- The training data consists of 25,000 images of cats and dogs.
- It reads in the external nippy file that contains the trained network description, takes a random image from the testing directory, and classifies it.
- We want all the dog images to be under a “dog” directory and the cat images under the “cat” directory so that the all the indexed images under them have the correct “label”.
- How many times it thought a cat was really a cat and how many times it got it wrong.
- We need all the images to be the same size as well as in a directory structure that is split up into the training and test images.
There is an awesome new Clojure-first machine learning library called Cortex that was open sourced recently. I’ve been exploring it lately and …
Continue reading “Deep Learning in Clojure with Cortex”
- Specialized tools for seeing through blur and pixelation have been popping up throughout this year, like the Max Planck Institute’s work on identifying people in blurred Facebook photos.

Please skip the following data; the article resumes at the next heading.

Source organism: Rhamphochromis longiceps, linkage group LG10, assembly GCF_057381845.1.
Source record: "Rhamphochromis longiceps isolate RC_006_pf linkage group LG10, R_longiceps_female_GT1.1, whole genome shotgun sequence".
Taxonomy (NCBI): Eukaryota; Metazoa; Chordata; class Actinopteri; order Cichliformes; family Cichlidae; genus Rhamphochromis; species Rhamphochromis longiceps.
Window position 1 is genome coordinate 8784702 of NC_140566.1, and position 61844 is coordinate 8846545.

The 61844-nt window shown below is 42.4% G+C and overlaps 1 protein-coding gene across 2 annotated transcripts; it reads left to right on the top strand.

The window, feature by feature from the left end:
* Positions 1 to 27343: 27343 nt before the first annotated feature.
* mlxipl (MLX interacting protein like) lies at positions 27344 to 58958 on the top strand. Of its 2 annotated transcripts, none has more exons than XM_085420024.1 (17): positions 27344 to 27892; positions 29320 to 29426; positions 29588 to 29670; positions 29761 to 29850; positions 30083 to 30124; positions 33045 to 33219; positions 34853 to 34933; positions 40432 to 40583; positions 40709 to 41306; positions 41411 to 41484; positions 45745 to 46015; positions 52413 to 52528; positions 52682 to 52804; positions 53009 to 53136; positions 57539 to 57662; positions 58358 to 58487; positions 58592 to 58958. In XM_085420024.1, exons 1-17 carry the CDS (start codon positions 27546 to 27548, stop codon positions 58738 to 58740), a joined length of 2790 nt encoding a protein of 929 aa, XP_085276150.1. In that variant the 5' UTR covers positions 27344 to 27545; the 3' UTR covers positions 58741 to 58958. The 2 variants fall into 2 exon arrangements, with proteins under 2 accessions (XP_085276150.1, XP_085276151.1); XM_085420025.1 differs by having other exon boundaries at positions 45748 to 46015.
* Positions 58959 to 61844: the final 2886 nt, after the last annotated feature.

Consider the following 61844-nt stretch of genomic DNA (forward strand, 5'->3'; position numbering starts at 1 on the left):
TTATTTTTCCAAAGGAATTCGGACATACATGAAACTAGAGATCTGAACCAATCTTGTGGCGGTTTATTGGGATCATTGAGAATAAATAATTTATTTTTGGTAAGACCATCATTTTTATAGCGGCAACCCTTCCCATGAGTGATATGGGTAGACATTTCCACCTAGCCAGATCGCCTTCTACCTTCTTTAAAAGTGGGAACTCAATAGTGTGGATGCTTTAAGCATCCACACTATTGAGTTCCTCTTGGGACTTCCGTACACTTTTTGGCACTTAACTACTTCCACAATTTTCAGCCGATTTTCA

- Just take a bunch of training data, throw some neural networks on it, throw standard image recognition algorithms on it, and even with this approach
- The algorithm doesn’t produce a deblurred image-it simply identifies what it sees in the obscured photo, based on information it already knows.
- Training data could be as simple as images on Facebook or a staff directory on a website.
- Shmatikov acknowledges that the Max Planck Institute’s work is more nuanced, taking into account contextual clues about identity.
It’s becoming much easier to crack internet privacy measures, especially blurred or pixelated images. Those methods make it tough for people to see sensitive information such as obscured license plate numbers or censored faces, but researchers from University of Texas at Austin and Cornell University say that the practice is wildly insecure in the age of machine learning. Using simple deep learning…
Continue reading “None of your pixelated or blurred information will stay safe on the internet — Quartz”